It has a been a difficult start to the season for the Hong Kong Eastern Basketball Team, the defending champions of the ASEAN Basketball League. They have been on the road for their first two games, and both have been nail-biting wins that came down to dramatic potential game-tying shots by their opponent that didn’t find the mark.
In their first win of the season, they had to hold their breath as a near half court heave from Tanduay Alab Pilipinas’ Josh Urbiztondo almost went in before rimming out. And most recently, in the final .5 second of regulation, Frederick Lish almost hit a turnaround triple that would have won the game for the CLS Knights Surabaya. Instead, Hong Kong would hold on and carve out a 87-78 overtime win against the Knights.
It has been a grind for Hong Kong to start the season. Yet if you ask any player on the team, they wouldn’t have it any other way.
“To this moment, I gotta say it’s huge,” Edu Torres said of the team’s ability to win on the road against tough competition. “These were two very dangerous games because since we started our preseason on October 1, we‘ve only played two [actual] games.
“The first game we played was two weeks ago,” Torres said in referencing the win against Tanduay Alab Pilipinas. “We played these two games without any game rhythm, without even being involved in the competition. So I knew it was going to be tough. We gotta keep moving forward.”
A change in personnel has forced Hong Kong Eastern to have to adjust on the fly. Key players like Steven Guinchard, Josh Boone and even Fong Shing Yee from last year’s championship squad are no longer on the roster. Adding on to the pain is the preseason injury to key guard, Chan Siu Wing, who is expected to be out for the season. Those that remain in the reigning World Import and Heritage Import Marcus Elliott and Tyler Lamb are the clear-cut leaders on this squad. And they will tasked for deliver in every game of Hong Kong.
But just because those two are special talents, it doesn’t mean that the entire team revolves around this duo. Far from it. What made Hong Kong so dangerous last season was how the team found ways to battle back from deficits, and orchestrate major comebacks. They did this time and time again in their run to the championship. Who can forget when the team battled back from a huge deficit and the ejection of Marcus Elliott to win Game 2 of the ABL Finals last season? Or when the team had to go through a grueling double-overtime battle to win the championship.
The resiliency of this team is what kept them from faltering last season. And based on their win versus the Knights, the spirit is still alive and well in the champions.
“All the praise to my teammates, all 12 guys,” a victorious Tyler Lamb said. “We were down the whole game, we could’ve given up, it looked like at some points we were gonna give up, but everyone who came in the game had a positive effect. We stuck together throughout the whole game and that’s the only way you can battle back and win a game like this against a tough Indonesia team.”
After the first quarter in Surabaya, Hong Kong only scored 10 total points. At one instance in the game, the Knights scored 18 unanswered points, putting Hong Kong in a huge 15 point deficit. In the final 21 seconds, Lish hit a monster triple to put the Knights up by three.
By all accounts, the game should have been over. But it’s only over when Hong Kong says it’s over.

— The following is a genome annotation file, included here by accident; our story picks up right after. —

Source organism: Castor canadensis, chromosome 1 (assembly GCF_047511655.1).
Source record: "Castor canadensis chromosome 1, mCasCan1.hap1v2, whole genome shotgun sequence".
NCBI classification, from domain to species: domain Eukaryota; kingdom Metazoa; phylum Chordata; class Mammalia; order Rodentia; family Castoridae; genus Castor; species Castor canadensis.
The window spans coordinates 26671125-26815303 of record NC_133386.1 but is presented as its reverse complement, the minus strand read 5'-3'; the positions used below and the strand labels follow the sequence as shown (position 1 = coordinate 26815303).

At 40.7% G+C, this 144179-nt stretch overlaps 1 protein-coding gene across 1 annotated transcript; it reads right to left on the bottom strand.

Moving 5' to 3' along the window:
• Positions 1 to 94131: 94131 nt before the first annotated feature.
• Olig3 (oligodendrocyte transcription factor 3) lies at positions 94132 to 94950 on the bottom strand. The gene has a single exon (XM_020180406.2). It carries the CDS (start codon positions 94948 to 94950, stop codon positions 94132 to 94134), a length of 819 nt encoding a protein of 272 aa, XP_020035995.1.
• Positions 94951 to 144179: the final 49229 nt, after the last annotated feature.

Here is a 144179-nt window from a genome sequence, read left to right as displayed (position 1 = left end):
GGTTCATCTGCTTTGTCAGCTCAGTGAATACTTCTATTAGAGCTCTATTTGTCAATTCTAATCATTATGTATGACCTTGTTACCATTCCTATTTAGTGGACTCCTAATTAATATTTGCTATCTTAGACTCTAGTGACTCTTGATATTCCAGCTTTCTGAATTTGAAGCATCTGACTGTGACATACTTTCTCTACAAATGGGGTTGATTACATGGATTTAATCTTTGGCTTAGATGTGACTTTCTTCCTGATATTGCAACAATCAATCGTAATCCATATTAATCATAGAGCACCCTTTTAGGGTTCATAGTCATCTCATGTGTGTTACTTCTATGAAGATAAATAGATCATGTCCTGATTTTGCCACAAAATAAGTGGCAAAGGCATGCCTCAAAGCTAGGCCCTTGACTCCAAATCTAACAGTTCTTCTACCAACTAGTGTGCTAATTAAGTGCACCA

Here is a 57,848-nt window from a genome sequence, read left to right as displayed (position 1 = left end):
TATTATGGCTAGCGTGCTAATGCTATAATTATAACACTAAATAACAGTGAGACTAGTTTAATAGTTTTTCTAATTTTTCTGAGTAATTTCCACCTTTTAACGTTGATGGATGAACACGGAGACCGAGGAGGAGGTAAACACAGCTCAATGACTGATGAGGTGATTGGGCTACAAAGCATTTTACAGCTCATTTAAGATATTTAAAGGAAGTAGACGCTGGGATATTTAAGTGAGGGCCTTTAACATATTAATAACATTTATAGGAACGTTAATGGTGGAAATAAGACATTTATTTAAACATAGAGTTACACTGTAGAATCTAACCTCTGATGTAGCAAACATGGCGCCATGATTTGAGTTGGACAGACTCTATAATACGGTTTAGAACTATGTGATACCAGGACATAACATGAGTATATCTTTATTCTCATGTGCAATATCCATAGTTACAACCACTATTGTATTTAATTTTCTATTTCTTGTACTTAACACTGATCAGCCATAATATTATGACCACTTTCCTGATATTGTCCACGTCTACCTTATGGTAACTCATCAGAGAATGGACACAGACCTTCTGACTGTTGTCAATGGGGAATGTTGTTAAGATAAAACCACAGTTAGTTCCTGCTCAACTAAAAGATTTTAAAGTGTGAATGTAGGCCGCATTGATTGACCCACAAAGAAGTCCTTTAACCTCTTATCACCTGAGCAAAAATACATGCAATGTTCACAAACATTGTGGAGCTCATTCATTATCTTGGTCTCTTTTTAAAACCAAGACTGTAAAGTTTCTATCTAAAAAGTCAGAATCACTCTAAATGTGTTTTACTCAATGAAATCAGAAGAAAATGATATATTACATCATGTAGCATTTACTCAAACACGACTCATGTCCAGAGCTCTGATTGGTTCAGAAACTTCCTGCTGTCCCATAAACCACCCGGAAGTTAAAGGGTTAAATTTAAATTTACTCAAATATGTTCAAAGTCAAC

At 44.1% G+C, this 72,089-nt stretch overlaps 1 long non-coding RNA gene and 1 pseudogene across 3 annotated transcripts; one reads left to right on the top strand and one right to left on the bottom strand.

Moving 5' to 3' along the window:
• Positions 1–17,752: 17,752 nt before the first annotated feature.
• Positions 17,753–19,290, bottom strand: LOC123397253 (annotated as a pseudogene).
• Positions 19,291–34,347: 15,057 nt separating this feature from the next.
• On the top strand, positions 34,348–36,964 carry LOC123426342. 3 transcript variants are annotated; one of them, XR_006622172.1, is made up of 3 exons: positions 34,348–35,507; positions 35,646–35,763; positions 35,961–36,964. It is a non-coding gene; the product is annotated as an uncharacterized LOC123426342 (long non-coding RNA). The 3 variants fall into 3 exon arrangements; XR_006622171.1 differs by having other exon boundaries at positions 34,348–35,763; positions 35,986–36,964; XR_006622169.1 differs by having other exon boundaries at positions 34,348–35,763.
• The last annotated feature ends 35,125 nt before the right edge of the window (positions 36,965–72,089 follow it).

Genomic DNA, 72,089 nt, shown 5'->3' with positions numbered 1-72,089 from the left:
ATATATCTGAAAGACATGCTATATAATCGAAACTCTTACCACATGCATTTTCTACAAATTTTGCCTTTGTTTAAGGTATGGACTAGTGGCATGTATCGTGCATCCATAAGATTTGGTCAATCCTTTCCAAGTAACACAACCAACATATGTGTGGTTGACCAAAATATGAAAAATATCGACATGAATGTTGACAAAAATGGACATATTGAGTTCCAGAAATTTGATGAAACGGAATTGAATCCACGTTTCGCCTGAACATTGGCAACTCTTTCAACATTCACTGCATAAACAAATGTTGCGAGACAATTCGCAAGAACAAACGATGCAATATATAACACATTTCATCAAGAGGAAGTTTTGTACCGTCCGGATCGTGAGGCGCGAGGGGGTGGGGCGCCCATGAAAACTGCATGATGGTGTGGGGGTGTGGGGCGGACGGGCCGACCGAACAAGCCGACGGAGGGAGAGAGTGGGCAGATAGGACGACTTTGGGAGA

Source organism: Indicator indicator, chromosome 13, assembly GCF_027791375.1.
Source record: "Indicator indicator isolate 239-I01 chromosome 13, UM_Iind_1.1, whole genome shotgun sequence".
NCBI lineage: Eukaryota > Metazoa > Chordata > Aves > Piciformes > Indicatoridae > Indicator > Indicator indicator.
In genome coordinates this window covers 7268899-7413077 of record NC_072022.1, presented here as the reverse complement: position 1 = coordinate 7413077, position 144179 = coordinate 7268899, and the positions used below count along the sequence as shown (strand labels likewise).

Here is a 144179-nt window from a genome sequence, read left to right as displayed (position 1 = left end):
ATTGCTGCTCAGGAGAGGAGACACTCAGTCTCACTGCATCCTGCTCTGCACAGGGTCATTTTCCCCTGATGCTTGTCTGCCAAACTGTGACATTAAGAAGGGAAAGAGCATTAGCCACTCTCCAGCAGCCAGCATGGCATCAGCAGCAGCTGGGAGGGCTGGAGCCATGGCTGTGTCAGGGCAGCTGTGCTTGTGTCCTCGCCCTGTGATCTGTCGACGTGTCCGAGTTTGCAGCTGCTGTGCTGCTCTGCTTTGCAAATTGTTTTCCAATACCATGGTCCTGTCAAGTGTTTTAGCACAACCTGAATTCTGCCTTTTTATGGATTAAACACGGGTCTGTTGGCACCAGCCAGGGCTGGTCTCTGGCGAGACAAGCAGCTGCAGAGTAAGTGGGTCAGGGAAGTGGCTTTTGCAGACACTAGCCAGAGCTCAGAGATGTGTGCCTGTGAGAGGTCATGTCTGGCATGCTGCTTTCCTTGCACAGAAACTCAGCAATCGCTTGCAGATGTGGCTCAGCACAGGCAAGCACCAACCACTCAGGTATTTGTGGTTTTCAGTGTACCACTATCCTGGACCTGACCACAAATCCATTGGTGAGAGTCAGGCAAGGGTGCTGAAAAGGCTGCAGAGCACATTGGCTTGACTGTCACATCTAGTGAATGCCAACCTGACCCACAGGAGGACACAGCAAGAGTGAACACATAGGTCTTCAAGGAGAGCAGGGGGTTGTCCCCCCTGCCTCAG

“The main thing it says about our team is that we don’t give up,” Lamb said. “We’re gonna play until the final whistle blows. And when we play like that, if we happen to lose, we can live with that. But we can’t live with losing and knowing that we didn’t give our full effort. I think that’s the main thing this says about our team”
So they kept battling. They rallied back over and over again, behind the tanacity of local Li Kee, the sharpshooting of Lamb, the overall brilliance of Elliott, and a rejuvenated Christian Standhardinger, who scored the final 11 points of Hong Kong, including three crucial free throws to tie the game and force overtime.
“Li Kee does the things that you don’t see on the stat sheet,” Lamb said of his teammate’s performance. “That’s what makes him so important. The stuff that he does, the intangibles that don’t show up on the stat sheet, that’s what wills us to win. That’s what gives us the momentum. He played out of this world today.”
When the smoke cleared, Hong Kong’s defense held serve, limiting the Knights to only three points in overtime. They left Surabaya with a win, and more importantly a reminder that heavy is the crown that the champion is forced to wear. For as long as they are in contention to defend the title, teams will be coming for them. They got a reminder in two uncomfortably close wins.
They know this now. And according to Lamb, the team is ready to embrace the challenge. “[We] wouldn’t have it any other way,” the Thai-American shared. I would rather each team come out and give us their best shot, because that’s only going to make us better, being the defending champs.”
Hong Kong has two tough games on the road before coming back home. They take on a red hot Mono Vampire squad on December 8, then a Finals rematch with the Singapore Slingers on December. Only then will they make their before making their highly awaited home debut on December 13 versus Tanduay Alab Pilipinas. They will be tested by each of those squads. Their ability to adapt and respond will be needed sorely.
“With our team, we like to be a close-knit group,” Lamb says defiantly. Just facing adversity and knocking down each challenge, I think that’s the best way to our road to the championship. So i look forward to the challenge.”